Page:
George Will has an excellent op-ed (here) in which he describes the importance of the freedom of state governments to be allowed to fail. Chiefly, he describes the importance of letting bond markets freely decide the cost of borrowing for states that would others never face the reality of train-wreck “budgets”.
Will makes two points that are worth explicitly excerpting here (points that I have made elsewhere on this blog):
“They cite studies demonstrating that investors’ perceptions of risk of default are correlated with the rate of unionization among government employees. Higher percentages of government employees who are unionized, and larger Democratic shares of state legislative seats, correlate with increases in state borrowing costs.”
That is, given the freedom to fail (a freedom that is often taken away by Federal bailouts of states), investors suitably punish states that are highly unionized/progressive. Or, as I would paraphrase: the price system works; markets work.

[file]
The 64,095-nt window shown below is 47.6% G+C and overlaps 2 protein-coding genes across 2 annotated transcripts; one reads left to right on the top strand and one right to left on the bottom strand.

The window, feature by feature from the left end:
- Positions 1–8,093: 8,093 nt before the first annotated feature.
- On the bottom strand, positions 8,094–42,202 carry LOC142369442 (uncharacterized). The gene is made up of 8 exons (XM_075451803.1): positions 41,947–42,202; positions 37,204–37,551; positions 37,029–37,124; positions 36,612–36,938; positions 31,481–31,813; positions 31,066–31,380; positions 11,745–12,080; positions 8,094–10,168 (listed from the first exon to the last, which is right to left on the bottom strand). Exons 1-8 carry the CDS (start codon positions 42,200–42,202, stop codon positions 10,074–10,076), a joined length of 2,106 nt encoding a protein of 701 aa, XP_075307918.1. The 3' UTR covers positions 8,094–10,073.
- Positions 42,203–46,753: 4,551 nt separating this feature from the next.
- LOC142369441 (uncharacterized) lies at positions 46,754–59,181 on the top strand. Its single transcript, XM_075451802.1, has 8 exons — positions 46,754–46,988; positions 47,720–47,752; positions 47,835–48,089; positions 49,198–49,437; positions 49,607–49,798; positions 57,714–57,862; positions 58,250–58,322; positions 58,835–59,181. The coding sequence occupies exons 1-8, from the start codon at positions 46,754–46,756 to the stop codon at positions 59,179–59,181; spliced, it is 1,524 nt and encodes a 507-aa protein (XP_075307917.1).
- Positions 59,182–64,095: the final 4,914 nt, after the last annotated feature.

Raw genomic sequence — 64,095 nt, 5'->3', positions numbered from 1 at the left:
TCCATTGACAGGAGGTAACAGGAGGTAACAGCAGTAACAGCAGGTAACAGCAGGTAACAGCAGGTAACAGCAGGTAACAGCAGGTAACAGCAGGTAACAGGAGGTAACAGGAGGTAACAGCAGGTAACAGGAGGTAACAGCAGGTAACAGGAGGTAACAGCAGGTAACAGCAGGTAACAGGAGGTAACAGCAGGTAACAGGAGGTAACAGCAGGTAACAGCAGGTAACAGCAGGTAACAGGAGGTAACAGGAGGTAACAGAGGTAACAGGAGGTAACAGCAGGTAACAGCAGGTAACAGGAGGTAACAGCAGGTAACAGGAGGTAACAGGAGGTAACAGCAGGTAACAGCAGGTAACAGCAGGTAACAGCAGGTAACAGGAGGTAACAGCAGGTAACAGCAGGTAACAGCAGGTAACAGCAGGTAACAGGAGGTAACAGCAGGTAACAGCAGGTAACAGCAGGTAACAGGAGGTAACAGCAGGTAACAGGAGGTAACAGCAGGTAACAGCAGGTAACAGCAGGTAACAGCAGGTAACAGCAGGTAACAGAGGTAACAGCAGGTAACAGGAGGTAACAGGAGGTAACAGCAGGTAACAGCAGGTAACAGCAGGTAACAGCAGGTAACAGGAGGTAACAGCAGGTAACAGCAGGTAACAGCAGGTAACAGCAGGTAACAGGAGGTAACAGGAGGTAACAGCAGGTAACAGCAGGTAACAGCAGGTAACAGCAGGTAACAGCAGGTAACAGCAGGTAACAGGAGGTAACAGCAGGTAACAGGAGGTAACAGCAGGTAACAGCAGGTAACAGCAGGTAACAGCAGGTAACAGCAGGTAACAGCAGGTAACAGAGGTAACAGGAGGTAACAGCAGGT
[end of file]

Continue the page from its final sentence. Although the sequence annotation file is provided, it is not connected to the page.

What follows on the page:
And later, Will writes:
“In a system of competitive federalism, Peterson and Nadler write, “If states and localities attempt in a serious way to tax the rich and give to the poor, the rich will depart while the poor will be attracted.” And government revenues and expenditures vary inversely.
From September through December 2008, the premium that investors demanded before they would buy California debt rather than U.S. Treasurys jumped from 24 to 271 basis points (100 points equals 1 percent). The bond market, the only remaining reality check for state politicians, must be allowed to work.”
Again, markets work if there is a real chance of risk being realized through failure.
Senator Joseph Ivy understands that freedom to fail – called responsibility by most adults – is important. Senator Sheila Beal does not. Read about the consequences of understanding or not in Evolve, Part 3: Emergent Order.